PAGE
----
This would probably make other computer and cell phone users think I am the router and pass all the packets through me. If you are not horrified about this, then you should be.
The reason is that now I handle every piece of information that passes through the network, both incoming and outgoing traffic. Now I can view the packets, sniff them and look through all the data passing through.
Whether people log on to social networking websites, people chatting with each other, or worse, people doing banking transactions. I would normally stay away when I saw any bank’s digital certificate. But what I would do just for fun sake is I would modify the chats that people used to do.
This was seriously fun. WhatsApp is Secured (or at least you cannot crack it as soon as it passes through the network). Many people used to use WeChat and Hike, which had extremely low or no encryption. So, when a guy used to ask a girl to meet somewhere, I would usually change their meeting address.
I know this is childish, but as I said, it was fun. (I did much more than just this). So, the thing is, I could not only see the transactions and traffic happening, I could even change them and send something totally off the charts.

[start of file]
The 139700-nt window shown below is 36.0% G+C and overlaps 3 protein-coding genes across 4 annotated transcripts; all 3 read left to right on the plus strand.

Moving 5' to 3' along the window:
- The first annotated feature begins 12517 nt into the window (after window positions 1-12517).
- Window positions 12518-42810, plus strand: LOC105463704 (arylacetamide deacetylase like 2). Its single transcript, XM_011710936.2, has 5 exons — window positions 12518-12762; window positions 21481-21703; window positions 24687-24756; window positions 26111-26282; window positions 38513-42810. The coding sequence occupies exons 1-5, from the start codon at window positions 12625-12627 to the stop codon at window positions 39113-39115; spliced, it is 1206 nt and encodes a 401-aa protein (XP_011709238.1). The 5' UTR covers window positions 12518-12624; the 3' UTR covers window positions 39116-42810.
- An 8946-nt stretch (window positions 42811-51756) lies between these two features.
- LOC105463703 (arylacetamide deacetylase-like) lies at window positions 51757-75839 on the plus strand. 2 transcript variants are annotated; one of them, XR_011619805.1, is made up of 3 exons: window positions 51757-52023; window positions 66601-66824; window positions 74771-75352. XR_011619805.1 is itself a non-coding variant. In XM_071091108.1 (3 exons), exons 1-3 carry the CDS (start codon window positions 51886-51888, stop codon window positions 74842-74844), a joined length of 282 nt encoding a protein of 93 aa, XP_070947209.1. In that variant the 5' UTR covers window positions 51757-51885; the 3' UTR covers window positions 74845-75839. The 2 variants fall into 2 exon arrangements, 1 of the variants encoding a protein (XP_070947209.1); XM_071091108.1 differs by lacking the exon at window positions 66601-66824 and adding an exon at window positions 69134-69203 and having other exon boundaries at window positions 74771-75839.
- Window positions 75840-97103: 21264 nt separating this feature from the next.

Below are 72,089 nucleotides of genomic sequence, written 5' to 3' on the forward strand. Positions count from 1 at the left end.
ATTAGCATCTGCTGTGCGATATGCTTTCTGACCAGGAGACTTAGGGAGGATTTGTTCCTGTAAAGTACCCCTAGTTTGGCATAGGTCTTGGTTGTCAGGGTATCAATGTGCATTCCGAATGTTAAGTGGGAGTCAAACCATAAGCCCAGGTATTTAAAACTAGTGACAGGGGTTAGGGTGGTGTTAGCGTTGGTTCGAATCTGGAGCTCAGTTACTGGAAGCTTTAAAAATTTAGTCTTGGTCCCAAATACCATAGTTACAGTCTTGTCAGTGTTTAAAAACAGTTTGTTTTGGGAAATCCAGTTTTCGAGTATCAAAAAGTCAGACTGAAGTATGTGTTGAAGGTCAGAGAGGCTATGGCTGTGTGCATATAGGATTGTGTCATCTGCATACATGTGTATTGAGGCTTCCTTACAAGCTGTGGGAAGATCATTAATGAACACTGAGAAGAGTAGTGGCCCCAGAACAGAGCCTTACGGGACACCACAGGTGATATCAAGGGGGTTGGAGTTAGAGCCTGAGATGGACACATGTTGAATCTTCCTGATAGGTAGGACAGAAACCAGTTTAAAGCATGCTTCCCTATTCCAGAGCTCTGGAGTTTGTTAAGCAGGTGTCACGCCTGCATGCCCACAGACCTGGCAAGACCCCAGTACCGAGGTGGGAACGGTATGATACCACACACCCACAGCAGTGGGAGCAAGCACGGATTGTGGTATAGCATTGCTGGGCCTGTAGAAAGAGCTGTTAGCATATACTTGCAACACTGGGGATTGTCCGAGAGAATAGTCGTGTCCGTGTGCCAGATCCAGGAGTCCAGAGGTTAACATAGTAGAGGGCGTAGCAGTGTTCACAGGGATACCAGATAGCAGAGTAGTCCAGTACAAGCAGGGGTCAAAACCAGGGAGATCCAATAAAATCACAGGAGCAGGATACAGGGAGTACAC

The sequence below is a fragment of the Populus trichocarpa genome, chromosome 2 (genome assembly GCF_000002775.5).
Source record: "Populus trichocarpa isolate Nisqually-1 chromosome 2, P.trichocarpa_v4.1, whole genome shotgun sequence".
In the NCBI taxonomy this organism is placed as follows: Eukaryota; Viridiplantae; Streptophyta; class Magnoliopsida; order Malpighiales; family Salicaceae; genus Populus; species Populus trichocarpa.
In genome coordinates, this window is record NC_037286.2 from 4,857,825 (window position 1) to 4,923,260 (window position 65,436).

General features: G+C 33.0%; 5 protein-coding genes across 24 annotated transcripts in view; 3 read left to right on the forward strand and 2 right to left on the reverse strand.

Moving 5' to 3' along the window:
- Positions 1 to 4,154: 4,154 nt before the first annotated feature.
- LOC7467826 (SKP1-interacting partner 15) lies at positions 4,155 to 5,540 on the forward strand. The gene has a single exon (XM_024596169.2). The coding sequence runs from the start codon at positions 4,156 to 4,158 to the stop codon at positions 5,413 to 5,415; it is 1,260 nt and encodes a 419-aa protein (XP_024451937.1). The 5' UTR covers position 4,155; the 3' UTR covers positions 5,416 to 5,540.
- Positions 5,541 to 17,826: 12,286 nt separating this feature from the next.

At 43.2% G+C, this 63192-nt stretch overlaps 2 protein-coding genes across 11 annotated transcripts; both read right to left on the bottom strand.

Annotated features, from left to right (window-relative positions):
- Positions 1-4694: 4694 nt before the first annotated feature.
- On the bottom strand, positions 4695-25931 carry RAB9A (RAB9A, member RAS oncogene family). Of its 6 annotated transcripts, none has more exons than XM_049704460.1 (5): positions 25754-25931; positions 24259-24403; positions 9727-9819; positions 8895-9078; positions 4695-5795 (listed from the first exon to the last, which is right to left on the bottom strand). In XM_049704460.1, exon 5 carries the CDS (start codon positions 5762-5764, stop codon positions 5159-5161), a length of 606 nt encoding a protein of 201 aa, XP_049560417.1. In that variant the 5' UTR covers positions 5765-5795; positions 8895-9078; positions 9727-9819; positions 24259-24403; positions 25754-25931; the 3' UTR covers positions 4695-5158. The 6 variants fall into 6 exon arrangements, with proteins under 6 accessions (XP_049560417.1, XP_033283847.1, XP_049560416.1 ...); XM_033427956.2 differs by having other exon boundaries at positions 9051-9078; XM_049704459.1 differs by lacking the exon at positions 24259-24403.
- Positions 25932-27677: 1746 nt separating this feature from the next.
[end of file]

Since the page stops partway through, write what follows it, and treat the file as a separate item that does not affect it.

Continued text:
The How to and Why
Okay, now the main question you all have been waiting to ask? Why? It is probably not even a question. There are a lot of answers for that, like to make yourself secure or to understand the risks involved and the science as to how it works in reality and how to know and catch anyone doing the same stuff to you.
So, to start with, to make a MITM attack, I recommend using Kali Linux. That way, there is much less hassle for you to install anything because Kali Linux is a pen-testing software that comes with almost every pre-installed tool.
MITM is normally performed using ARP poisoning. MITM includes cookie stealing and session hijacking, where you can capture any person’s whole login session.